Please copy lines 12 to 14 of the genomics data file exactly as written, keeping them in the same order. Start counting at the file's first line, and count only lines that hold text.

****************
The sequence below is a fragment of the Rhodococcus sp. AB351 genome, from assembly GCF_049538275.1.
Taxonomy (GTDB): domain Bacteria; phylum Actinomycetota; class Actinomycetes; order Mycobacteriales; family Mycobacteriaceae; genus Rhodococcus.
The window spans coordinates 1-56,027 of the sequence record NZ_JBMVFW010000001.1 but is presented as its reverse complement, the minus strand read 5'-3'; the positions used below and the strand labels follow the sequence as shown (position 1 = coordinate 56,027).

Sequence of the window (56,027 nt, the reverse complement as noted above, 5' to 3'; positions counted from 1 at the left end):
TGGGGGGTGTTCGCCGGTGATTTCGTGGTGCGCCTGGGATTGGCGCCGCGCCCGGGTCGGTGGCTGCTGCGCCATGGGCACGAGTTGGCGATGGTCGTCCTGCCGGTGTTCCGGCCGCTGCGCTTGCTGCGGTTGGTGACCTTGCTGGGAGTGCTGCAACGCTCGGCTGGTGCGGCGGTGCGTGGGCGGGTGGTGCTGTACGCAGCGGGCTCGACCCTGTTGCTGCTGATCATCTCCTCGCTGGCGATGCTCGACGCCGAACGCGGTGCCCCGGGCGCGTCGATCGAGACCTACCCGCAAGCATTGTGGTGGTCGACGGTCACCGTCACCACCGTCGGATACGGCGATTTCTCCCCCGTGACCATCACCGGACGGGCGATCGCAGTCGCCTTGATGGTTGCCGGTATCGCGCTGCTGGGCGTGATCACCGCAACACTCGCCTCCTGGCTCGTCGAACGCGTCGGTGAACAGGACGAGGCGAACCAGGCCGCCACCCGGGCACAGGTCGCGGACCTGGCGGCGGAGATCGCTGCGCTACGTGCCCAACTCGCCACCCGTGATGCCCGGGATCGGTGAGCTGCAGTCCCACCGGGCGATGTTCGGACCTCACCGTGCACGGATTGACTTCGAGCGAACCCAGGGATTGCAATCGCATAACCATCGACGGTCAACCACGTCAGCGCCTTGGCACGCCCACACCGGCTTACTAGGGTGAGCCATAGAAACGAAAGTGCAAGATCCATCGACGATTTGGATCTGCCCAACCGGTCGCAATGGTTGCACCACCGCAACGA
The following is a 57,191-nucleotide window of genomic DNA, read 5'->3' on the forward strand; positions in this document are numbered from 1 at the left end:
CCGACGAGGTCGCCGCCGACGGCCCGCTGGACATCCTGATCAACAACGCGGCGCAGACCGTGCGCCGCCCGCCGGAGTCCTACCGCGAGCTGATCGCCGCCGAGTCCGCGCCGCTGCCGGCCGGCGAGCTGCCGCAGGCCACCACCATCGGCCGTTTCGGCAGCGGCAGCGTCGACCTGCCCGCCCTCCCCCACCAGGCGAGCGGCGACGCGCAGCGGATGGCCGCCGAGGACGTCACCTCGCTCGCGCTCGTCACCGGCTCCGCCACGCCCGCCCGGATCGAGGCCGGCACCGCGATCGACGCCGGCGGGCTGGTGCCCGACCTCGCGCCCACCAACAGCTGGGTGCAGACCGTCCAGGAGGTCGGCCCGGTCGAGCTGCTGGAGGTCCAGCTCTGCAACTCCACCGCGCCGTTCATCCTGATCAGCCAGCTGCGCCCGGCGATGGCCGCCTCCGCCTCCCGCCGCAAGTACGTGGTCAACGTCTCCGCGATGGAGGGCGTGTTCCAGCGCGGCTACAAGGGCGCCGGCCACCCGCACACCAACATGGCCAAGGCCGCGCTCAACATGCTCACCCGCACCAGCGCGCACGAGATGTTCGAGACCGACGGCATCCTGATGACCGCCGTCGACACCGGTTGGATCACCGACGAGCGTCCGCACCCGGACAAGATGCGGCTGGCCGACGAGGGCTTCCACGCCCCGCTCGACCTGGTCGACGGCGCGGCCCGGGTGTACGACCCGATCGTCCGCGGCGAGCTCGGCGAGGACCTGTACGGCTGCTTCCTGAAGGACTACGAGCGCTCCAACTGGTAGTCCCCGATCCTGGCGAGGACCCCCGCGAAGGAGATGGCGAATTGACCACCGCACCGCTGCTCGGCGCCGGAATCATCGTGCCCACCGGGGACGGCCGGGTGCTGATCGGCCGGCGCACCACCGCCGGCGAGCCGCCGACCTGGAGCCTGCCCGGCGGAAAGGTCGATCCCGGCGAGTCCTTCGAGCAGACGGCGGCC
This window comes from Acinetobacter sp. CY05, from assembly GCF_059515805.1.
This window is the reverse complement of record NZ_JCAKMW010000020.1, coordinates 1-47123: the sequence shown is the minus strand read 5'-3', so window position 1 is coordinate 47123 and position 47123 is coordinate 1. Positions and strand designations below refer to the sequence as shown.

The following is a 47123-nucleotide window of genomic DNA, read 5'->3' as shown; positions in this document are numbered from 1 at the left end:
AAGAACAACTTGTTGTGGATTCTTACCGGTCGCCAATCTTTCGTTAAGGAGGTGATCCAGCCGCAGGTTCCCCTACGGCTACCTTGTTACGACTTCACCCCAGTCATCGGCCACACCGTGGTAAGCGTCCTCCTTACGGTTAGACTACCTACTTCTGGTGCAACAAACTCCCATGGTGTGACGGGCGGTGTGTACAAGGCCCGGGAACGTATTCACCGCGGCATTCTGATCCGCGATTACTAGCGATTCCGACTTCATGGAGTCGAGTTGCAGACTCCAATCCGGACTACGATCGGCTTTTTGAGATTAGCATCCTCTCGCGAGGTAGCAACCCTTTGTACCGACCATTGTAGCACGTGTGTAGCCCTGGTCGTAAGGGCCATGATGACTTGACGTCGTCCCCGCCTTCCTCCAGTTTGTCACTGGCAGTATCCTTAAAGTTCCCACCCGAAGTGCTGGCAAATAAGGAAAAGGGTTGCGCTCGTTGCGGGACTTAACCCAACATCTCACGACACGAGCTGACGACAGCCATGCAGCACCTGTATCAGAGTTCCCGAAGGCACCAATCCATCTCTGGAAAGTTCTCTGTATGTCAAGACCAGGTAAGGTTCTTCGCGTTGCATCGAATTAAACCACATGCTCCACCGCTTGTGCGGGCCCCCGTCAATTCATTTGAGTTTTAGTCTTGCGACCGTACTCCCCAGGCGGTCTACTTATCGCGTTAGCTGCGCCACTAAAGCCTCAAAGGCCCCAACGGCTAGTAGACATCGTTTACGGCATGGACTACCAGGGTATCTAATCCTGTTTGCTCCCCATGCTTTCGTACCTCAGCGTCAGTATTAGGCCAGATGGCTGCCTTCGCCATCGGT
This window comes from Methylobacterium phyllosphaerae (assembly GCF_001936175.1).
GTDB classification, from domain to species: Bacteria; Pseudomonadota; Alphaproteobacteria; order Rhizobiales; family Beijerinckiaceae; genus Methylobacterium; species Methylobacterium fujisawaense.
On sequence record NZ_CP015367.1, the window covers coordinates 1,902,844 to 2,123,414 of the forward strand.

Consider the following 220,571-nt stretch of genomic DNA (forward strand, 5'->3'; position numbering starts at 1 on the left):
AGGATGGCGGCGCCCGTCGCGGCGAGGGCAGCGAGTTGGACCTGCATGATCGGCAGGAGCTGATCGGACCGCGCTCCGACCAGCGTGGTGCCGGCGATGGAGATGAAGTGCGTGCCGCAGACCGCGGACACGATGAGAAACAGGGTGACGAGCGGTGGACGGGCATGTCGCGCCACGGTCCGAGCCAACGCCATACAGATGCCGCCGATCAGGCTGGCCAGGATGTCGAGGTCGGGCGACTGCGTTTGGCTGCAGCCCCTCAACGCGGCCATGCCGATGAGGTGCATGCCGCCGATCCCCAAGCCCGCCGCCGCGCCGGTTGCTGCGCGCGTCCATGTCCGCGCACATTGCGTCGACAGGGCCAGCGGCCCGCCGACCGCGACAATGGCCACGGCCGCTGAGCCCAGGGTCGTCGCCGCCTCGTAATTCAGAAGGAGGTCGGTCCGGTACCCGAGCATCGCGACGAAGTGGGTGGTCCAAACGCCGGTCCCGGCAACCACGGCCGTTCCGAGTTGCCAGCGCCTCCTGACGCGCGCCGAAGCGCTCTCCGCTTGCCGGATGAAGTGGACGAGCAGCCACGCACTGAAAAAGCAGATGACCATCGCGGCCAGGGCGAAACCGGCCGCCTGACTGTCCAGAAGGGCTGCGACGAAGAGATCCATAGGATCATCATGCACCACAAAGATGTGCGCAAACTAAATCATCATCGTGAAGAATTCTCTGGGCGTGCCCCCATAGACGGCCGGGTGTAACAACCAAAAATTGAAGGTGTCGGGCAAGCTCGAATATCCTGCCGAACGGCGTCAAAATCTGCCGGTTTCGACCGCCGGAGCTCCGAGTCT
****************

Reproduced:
This window comes from Methylobacterium phyllosphaerae (assembly GCF_001936175.1).
GTDB classification, from domain to species: Bacteria; Pseudomonadota; Alphaproteobacteria; order Rhizobiales; family Beijerinckiaceae; genus Methylobacterium; species Methylobacterium fujisawaense.
On sequence record NZ_CP015367.1, the window covers coordinates 1,902,844 to 2,123,414 of the forward strand.